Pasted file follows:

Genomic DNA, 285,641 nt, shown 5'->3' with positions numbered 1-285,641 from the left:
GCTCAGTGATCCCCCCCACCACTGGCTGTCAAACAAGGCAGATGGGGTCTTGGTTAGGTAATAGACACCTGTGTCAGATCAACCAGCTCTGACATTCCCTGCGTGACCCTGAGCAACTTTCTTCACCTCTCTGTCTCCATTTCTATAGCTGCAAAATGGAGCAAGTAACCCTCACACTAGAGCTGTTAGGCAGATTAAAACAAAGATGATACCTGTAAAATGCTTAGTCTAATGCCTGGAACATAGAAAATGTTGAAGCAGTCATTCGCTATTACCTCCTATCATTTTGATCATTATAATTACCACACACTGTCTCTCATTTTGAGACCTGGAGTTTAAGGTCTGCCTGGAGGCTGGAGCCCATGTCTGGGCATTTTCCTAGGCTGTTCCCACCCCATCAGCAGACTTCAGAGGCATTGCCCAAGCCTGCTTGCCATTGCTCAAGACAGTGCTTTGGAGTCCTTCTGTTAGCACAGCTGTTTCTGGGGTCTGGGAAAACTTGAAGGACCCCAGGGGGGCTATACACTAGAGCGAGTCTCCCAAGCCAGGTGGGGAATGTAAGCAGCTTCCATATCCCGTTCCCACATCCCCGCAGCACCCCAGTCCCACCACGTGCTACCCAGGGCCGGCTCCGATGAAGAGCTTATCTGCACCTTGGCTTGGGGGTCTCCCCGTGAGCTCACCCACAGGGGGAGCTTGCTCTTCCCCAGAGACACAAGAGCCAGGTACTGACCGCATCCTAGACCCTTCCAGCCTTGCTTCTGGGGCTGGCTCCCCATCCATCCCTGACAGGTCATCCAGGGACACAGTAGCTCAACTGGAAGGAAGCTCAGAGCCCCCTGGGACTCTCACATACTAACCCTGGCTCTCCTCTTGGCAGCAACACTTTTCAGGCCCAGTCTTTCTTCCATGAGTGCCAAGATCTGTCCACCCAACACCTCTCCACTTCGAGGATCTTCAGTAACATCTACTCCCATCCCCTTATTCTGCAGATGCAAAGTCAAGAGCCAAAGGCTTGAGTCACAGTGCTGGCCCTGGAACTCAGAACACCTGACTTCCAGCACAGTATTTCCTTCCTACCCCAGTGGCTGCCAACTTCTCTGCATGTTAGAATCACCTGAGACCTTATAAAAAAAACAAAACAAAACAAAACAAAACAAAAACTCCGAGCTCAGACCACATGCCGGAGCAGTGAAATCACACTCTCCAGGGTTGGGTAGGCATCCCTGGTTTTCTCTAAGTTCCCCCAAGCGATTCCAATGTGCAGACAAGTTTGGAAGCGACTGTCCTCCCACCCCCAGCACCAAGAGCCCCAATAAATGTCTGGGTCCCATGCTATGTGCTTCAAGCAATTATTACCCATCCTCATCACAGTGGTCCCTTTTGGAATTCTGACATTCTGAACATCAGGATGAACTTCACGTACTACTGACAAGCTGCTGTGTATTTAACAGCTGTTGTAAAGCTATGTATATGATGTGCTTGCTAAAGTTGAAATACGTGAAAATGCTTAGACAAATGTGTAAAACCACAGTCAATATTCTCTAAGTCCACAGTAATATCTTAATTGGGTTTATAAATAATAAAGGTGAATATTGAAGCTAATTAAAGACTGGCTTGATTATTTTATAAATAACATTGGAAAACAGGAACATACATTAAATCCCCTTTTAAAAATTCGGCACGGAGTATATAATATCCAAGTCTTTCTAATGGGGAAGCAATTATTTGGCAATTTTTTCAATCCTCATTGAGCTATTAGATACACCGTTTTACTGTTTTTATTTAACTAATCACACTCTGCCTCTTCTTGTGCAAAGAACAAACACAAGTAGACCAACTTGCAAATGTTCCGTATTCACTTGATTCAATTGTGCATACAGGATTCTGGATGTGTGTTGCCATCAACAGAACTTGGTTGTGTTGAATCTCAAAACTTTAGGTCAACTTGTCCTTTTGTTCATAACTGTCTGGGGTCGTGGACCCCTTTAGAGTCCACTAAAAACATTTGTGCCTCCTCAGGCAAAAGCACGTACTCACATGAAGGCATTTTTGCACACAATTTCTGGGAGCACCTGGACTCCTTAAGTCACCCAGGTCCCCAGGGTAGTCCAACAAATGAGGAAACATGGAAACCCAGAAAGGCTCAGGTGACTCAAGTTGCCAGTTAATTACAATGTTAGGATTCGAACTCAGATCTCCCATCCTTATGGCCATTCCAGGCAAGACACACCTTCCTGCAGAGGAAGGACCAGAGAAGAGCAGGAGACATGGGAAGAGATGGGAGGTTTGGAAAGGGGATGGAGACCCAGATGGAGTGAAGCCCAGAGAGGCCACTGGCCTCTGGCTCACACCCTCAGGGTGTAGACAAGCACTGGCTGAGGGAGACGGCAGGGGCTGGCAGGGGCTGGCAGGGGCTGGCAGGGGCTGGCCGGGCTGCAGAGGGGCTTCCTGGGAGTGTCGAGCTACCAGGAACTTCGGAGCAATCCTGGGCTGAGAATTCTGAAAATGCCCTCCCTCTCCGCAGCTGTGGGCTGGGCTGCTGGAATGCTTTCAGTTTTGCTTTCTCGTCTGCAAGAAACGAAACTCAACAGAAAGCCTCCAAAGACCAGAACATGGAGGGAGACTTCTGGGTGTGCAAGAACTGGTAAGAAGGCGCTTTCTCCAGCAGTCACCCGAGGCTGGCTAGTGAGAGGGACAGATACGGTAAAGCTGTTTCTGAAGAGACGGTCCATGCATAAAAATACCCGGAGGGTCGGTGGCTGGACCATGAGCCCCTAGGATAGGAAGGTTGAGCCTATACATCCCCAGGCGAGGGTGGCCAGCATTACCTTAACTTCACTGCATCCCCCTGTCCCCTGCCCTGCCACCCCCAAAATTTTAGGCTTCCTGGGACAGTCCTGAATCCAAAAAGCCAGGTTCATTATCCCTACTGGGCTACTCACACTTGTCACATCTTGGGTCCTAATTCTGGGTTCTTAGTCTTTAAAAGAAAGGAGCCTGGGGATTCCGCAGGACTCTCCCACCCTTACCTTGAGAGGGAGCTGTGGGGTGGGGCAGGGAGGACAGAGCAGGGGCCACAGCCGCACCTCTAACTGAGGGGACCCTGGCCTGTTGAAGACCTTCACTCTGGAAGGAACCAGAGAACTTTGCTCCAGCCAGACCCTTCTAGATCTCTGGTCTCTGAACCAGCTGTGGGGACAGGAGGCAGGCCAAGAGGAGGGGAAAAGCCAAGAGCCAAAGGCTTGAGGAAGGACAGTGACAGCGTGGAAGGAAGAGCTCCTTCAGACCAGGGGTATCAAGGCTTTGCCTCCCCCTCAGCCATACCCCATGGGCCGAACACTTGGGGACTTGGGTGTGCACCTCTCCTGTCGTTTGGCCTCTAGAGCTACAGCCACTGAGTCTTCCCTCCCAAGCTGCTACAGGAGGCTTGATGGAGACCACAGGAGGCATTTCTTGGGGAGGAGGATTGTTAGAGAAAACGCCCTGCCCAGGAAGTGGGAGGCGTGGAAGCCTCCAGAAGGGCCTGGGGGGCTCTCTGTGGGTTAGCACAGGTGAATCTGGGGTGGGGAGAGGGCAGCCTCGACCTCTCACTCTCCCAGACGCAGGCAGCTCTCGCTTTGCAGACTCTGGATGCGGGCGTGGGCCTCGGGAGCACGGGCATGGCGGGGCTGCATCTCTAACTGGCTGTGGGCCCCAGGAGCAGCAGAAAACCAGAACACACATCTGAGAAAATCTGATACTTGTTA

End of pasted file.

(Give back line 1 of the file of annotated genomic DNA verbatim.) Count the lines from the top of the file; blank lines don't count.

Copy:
Genomic DNA, 285,641 nt, shown 5'->3' with positions numbered 1-285,641 from the left: